Atmosphere, urban setting of Dubai Creek have altered, UNESCO report says
The bid by Dubai Government to register the Dubai Creek as a World Heritage Site has been deferred by the United Nations Educational, Scientific and Cultural Organization (UNESCO) on grounds of insufficient data and the failure to meet certain cultural criteria put in place by the organisation.
UNESCO rsquo;s announcement comes in wake of the ongoing World Heritage Committee meetings being held between June 15 and June 25 in Doha, Qatar, where the list of World Heritage Sites was also expanded to take its total tally to 1001.
In a report, International Council on Monuments and Sites (ICOMOS), the advisory to UNESCO for World Heritage Sites said: “With the exception of the waterway and some of the banks and markets, major parts of the property have lost connection to their historical use and function. The few remaining historic houses have been restored – some rather extensively – and do no longer function as residences, but are reused as cultural institutions, museums and foundations or small hotels.
“While these functions sustain the future maintenance of the structures they have also changed the atmosphere of what was once a vibrant residential merchant quarter,” the report continues.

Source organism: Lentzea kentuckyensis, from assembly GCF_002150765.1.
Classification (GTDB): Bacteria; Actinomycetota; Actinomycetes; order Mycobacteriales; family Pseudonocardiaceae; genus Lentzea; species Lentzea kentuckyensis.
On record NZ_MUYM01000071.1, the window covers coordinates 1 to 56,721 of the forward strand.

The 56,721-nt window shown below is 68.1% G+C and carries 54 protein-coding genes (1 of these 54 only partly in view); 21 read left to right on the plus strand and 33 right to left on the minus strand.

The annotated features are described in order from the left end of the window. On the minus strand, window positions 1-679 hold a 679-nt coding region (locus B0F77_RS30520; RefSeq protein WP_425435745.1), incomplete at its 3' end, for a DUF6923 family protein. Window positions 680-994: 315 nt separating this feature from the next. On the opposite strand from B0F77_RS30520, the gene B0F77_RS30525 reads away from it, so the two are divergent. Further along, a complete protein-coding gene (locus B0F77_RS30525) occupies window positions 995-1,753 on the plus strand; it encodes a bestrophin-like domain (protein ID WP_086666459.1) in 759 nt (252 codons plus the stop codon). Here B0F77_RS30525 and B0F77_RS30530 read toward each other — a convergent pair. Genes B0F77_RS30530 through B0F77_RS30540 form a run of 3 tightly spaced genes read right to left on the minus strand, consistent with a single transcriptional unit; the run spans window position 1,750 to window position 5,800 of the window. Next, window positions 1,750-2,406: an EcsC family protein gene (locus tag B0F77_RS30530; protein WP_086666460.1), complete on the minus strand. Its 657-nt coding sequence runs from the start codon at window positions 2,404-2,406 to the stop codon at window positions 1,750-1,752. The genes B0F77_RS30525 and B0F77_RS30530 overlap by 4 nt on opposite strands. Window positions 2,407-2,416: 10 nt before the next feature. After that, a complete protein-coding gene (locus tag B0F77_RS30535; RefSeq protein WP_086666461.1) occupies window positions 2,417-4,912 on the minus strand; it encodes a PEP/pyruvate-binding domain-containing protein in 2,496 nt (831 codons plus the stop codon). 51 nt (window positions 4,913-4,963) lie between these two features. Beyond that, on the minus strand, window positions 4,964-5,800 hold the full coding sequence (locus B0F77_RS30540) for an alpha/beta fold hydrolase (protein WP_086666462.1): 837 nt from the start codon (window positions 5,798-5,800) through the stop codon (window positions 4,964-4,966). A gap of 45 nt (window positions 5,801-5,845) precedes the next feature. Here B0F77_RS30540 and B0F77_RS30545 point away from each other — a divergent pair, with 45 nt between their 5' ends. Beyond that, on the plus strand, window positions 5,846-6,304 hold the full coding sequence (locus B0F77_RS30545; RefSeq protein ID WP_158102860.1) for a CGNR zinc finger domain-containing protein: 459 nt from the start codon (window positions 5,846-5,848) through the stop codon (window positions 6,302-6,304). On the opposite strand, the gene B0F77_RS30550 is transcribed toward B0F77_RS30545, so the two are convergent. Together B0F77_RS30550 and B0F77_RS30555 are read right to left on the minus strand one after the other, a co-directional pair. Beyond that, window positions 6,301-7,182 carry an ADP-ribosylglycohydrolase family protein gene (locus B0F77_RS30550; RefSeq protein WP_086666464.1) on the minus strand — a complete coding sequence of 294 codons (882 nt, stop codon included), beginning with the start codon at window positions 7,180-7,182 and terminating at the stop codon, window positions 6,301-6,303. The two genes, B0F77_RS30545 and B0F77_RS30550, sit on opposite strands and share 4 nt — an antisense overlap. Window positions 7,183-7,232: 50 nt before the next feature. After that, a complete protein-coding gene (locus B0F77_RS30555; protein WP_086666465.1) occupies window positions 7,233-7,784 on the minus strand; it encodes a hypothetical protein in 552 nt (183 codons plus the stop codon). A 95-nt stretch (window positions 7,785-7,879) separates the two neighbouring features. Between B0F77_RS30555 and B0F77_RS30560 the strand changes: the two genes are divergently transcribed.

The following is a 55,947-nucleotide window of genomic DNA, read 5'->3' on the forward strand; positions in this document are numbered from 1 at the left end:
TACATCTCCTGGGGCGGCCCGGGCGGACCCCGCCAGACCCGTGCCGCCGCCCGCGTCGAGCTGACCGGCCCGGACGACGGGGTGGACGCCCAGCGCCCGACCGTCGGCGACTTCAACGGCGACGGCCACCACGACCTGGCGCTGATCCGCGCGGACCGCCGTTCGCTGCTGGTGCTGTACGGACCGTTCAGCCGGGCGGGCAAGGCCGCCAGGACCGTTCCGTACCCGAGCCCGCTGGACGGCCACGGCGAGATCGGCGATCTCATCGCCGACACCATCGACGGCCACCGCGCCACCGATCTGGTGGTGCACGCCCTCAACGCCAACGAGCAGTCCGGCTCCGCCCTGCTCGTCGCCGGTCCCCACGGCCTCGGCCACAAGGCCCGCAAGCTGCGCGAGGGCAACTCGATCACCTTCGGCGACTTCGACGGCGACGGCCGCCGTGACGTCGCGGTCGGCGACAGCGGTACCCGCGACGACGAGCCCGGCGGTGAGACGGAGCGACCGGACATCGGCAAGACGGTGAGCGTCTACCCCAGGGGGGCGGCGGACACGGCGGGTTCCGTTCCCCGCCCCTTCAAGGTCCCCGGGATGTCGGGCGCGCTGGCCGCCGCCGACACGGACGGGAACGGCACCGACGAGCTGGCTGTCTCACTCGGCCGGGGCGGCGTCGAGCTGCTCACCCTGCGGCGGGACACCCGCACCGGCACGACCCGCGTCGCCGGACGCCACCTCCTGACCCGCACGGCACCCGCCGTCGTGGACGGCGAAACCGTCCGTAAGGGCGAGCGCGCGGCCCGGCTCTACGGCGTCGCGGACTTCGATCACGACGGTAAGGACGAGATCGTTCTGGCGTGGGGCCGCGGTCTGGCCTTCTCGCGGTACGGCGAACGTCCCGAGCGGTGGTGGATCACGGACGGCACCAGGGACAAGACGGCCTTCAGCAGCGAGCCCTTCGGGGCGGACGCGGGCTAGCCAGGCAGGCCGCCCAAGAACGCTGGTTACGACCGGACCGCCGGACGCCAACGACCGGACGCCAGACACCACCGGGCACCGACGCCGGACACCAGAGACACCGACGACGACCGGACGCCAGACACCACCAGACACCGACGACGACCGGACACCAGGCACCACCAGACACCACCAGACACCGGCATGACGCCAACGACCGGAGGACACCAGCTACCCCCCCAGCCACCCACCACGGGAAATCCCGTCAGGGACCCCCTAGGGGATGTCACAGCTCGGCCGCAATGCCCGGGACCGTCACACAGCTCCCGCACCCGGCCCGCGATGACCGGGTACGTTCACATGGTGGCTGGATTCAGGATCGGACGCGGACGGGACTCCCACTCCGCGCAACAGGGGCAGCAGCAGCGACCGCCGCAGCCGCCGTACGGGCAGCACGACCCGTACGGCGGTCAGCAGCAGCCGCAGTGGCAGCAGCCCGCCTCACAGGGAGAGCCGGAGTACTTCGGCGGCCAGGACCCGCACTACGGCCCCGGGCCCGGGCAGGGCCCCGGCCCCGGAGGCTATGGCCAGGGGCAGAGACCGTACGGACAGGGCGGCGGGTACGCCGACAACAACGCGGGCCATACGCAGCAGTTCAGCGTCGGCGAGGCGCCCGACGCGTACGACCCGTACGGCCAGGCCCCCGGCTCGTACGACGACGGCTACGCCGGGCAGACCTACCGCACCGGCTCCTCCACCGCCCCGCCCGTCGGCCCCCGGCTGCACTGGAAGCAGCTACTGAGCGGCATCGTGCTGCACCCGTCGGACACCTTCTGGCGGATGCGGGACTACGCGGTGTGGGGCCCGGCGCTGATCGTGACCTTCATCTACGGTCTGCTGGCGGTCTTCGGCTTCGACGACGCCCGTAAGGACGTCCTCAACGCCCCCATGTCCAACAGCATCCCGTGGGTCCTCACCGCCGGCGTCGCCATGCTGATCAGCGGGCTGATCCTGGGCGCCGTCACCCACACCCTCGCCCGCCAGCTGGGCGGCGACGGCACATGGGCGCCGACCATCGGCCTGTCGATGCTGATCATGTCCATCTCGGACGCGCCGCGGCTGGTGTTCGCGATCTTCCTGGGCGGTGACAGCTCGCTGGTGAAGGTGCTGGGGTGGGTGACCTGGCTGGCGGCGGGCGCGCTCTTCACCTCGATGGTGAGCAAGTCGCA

According to the report, developments being undertaken in the vicinity of the Creek, such as Nakheel’s Palm Deira project “will further alter the urban characteristics and setting of Dubai Creek.”
The report states: “Palm Deira is a large scale urban development project launched in 2004. The original plan foresaw new settlements for 250,000 people on this land reclamation, but the plans have now been downgraded with a final design yet to be decided. While the original plan could also have affected the hydrodynamics of the creek, further hydrodynamic studies will need to be conducted for the revised design.”
Big Project ME had, in April 2014, been informed by Najib Mohammed Saleh, head of the Planning and Research section at Dubai Municipality’s Planning Department about the government’s intention to register a 4.5km-long stretch of Dubai Creek as a UNESCO World Heritage Site.
“Al Fahidi remains the most important trading hub in the city,” Saleh had said at the time. “Even today, most trading activities take place there. Business is not only in the shopping malls.
“We (Dubai Municipality) are in talks with the UN to register the creekside in Old Dubai as a heritage site,” he added, hinting at major infrastructural revamps that were later reported as being undertaken by Meraas Holding across 1.8km of the Dubai Creek’s strip.